2015B Day 21: Surprise Surprise

While it is Day 21 of operations for the MagAO team, it’s only Night 2 of MagAO observing for me! But it is my Night 9 of observing in total: I just finished a seven-night run with the Gemini Planet Imager and mountain-hopped over from Cerro Pachón to Las Campanas on Sunday to join Katie, Jared, and company.

While last night and tonight involved re-orienting my mental muscles to speak Adaptive Secondary, our visiting observer, Julio, was busy flexing the rotational and wave-front sensing muscles of MagAO. With nice stable conditions (0″.5-0″.6 seeing) and clear skies, faint and off-axis targets were fair game — after some collective brainstorming on how best to set up rotator angles. (Those are always so tricky.) And thus Surprise #1: Closing the loop on a target of R~15.5 with only 16 photons per subaperture? You got it!

[screen shot evidence to be added]

Surprise #2: My journey between mountaintops involved an astonishing realization for me yesterday. The past two times I’ve come up to Magellan from La Serena, I’ve always immediately dozed off in the car — typically right after leaving La Serena’s town limits. The drive is about 3 hours from La Serena to Las Campanas Observatory, along the Panamericana Norta/Ruta 5:

One day of travel (about 5-6 hours): Start at Gemini Observatory (Cerro Pachón, bottom), take carry-all bus to La Serena, take observatory transport up to Las Campanas (top)
One day of travel: Start at Gemini Observatory (Cerro Pachón, bottom), take carry-all bus to La Serena (about 2 hours), take observatory transport up to Las Campanas (top; about 3 hours).

However, this time, I stayed awake quite a bit longer, and discovered to my delight that the route takes us right along the coast. I wondered at the time if it was an alternate way compared to my previous journeys (I’ve only woken up in the mountain terrain regions before). I wasn’t speedy enough to take a photo myself, but this is the gem of an area I glimpsed in my drowsy state:

Beautiful Chilean beaches by the little seaside town of Caleta Los Hornos. (Photo from Giuseppe Dossi, worldmapz)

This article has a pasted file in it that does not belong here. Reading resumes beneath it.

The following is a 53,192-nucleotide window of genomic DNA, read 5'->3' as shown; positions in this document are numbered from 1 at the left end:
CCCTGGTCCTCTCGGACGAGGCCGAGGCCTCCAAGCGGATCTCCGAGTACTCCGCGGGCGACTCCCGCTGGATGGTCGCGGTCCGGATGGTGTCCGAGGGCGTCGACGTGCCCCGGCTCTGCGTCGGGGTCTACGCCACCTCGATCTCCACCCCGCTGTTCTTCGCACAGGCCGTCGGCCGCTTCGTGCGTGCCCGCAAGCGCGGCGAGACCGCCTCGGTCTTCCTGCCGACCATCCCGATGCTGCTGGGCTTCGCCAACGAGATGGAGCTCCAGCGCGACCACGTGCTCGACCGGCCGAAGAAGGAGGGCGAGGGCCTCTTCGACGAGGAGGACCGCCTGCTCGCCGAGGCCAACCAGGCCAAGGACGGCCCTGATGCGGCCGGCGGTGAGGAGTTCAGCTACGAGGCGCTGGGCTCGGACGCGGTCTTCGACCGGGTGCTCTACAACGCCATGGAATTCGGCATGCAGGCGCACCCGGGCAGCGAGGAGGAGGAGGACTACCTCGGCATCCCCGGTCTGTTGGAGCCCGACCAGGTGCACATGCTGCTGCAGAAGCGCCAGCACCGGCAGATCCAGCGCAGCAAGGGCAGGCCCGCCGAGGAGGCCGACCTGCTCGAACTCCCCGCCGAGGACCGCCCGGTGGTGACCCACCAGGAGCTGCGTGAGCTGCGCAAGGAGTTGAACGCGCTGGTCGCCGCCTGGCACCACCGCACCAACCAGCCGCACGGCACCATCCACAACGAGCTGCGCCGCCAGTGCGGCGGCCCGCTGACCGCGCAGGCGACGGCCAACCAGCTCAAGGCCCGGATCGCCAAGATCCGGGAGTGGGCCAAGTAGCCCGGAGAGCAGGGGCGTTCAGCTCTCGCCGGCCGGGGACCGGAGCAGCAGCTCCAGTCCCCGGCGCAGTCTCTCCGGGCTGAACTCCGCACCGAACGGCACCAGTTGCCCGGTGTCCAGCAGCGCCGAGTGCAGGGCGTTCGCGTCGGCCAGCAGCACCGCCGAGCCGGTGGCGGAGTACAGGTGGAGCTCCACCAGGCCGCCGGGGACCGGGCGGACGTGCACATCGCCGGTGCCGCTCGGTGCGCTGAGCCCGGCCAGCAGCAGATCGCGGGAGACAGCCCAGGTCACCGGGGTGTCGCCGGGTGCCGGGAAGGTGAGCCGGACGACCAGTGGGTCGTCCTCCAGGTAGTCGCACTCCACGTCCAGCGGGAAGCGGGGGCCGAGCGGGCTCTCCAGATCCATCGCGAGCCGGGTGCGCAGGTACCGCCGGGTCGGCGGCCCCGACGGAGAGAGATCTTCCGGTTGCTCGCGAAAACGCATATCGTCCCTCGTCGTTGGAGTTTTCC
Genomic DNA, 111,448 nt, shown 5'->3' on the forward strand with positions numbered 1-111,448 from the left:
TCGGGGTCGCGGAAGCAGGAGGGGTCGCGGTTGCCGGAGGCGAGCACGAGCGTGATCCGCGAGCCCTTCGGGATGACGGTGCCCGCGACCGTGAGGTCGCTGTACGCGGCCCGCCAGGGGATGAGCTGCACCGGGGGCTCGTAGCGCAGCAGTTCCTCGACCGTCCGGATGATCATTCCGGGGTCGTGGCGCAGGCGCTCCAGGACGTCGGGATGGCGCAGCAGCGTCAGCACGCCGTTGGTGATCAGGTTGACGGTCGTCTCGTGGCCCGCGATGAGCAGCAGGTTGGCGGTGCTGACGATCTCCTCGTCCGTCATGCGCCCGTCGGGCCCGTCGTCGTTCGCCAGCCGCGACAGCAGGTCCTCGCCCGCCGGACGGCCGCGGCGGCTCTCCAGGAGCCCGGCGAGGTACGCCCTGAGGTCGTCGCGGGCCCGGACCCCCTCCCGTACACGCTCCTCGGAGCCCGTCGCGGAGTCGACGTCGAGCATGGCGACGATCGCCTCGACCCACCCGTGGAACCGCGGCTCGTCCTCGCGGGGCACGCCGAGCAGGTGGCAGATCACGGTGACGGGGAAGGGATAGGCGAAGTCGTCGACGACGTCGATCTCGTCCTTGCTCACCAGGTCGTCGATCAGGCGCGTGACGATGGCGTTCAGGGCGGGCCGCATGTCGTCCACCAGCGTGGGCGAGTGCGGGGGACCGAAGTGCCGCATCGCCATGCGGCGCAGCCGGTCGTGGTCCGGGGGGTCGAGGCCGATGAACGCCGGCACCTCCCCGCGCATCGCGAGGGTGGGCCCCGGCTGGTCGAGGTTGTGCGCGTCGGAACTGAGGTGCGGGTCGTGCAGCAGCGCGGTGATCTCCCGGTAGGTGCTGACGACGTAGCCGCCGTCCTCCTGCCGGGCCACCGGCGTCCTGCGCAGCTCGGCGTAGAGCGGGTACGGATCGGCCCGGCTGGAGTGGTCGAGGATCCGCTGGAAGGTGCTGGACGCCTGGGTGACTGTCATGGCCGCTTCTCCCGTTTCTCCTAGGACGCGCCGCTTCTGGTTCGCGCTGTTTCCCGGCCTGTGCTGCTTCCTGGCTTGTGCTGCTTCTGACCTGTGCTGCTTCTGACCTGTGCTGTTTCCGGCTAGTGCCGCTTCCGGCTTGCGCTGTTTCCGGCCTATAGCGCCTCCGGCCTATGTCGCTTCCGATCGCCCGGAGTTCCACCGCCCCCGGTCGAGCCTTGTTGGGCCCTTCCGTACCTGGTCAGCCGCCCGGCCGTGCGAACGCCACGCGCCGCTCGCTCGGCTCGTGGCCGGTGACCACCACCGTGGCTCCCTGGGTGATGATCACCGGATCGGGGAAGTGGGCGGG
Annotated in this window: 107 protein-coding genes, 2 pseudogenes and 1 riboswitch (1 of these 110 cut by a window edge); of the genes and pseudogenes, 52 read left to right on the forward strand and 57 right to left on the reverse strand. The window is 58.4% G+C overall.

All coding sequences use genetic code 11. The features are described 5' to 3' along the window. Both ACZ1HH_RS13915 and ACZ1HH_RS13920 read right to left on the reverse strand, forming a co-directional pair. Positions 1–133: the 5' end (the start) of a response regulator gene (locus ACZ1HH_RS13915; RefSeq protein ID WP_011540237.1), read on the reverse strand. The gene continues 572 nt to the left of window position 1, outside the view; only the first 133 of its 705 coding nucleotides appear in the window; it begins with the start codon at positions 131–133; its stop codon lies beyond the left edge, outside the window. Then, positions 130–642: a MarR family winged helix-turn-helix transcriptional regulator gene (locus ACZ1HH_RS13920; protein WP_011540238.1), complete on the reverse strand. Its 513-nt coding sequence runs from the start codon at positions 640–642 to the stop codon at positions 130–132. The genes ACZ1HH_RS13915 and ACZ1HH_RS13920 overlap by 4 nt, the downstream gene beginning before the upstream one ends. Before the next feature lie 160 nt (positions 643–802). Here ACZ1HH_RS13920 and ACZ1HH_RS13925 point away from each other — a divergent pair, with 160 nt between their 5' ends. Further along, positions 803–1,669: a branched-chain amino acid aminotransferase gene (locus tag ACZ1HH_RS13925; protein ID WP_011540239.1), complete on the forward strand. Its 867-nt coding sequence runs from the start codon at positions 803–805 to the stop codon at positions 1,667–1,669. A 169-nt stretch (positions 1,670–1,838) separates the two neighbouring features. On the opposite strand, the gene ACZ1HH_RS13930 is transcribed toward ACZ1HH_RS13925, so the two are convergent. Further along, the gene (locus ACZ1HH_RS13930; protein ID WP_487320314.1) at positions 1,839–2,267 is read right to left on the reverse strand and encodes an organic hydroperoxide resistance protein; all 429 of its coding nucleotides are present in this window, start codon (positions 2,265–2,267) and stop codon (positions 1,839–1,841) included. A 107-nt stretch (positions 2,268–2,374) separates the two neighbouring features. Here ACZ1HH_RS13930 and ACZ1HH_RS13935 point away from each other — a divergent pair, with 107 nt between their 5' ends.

Shortly thereafter, my nocturnal schedule won out and I fell right back asleep in the car. Jared and Katie assured me that the drive is, indeed, the usual route — so next time I will try to stay awake even longer. Who knows what I will discover then!

One nap later, I arrived to the observatory just before dinnertime. The late timing meant I wasn’t able to submit a night lunch request. However, I figured there was an ample supply of fruit, cheese, and cereal to tide me over at the telescope, and wasn’t too worried. Near midnight, Katie kindly realized I hadn’t a night lunch of my own and offered me a fabled LCO Empanada, as she and Jared had some of their own to share. However, Mauricio overheard the exchange, and sprung to action: “Oh, you don’t have a night lunch? Do you want an empanada? Don’t worry — I know a guy.” He made a quick call, and a few minutes later Jorge dropped by from the Baade telescope with a delivery (Surprise #3):

The Pastry, the Myth, the Legend: The Las Campanas Observatory Sunday Empanada.
The Pastry, the Myth, the Legend: The Las Campanas Observatory Sunday Empanada.

The photo doesn’t even quite do it justice (though the dramatic effect is enhanced by Google Camera’s “Lens Blur” feature — incidentally, a super fascinating read if you enjoy learning about image processing!) Mine had seafood stuffing — so delicious. I was very thankful for everyone’s generosity! And it’s no wonder why the New York Times has written articles about this famous food.

Surprise #4: I think springtime is moth season here. A few adventurous and particularly robust ones have wandered into the control room, flittering about the lights and casting bird-sized shadows on our keyboards while we work. Unfortunately, their dive bombs can be a bit distracting… Especially when inter-species warfare occurs right overhead. At one point, something that looked awfully like a (non-poisonous, Hernan assured us) scorpion descended from the overhead lights and settled on the ground right next to our chairs.

It seemed one of the moths and the scorpion duked it out in the overhead lights, and the vanquished scorpion took a tumble down toward us. Or… Perhaps it was a flying scorpion? Unfazed, it skittered away while we discussed the finer points of whether or not the scorpion family has an airborne subspecies in South America. Until…